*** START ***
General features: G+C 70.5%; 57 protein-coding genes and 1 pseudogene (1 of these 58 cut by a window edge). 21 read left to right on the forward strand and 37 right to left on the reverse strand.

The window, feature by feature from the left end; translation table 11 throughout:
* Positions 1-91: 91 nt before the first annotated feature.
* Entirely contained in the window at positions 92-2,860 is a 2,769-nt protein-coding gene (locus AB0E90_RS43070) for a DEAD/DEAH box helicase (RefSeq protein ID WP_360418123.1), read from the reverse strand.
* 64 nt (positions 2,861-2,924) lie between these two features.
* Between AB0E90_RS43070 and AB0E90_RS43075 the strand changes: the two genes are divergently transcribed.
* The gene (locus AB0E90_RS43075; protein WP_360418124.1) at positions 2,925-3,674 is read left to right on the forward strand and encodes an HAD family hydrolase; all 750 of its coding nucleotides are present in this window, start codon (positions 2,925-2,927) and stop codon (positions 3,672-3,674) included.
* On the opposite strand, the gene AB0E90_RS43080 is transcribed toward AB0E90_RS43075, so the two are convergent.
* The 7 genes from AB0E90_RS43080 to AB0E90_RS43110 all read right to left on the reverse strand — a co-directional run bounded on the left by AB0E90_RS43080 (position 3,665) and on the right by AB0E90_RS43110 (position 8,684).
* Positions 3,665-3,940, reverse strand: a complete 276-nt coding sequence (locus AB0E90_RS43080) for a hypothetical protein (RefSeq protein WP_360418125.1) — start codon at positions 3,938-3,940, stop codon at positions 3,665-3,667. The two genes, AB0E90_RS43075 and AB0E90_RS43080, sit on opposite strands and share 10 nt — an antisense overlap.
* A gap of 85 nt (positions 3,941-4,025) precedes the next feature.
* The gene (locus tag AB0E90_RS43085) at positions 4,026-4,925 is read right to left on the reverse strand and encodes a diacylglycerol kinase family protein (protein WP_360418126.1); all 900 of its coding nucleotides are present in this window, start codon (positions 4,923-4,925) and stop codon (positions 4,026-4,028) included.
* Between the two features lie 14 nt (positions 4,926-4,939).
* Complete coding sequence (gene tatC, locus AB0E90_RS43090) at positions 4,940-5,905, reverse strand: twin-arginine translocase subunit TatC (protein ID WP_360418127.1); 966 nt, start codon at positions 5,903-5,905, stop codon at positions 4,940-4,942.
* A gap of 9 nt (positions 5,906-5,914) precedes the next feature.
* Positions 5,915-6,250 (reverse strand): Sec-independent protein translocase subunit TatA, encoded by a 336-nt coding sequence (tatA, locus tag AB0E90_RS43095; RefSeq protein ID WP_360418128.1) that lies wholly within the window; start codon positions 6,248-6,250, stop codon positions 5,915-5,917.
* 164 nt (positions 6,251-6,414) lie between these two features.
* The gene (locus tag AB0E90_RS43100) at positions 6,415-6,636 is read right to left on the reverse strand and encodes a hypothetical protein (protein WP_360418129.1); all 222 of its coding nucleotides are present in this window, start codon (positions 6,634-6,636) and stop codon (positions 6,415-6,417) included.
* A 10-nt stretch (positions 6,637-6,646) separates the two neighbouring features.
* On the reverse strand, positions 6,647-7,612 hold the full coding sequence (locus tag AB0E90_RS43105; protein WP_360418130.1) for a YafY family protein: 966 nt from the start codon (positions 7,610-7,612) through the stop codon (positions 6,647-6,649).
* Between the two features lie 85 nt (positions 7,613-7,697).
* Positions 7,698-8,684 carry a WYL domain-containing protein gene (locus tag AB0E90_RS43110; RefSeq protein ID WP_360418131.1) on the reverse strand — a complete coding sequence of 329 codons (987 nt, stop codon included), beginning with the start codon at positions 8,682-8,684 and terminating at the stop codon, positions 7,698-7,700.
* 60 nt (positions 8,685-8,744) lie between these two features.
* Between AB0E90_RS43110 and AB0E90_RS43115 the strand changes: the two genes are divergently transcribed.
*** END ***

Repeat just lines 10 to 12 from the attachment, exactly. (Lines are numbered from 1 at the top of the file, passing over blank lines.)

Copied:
* Positions 3,665-3,940, reverse strand: a complete 276-nt coding sequence (locus AB0E90_RS43080) for a hypothetical protein (RefSeq protein WP_360418125.1) — start codon at positions 3,938-3,940, stop codon at positions 3,665-3,667. The two genes, AB0E90_RS43075 and AB0E90_RS43080, sit on opposite strands and share 10 nt — an antisense overlap.
* A gap of 85 nt (positions 3,941-4,025) precedes the next feature.
* The gene (locus tag AB0E90_RS43085) at positions 4,026-4,925 is read right to left on the reverse strand and encodes a diacylglycerol kinase family protein (protein WP_360418126.1); all 900 of its coding nucleotides are present in this window, start codon (positions 4,923-4,925) and stop codon (positions 4,026-4,028) included.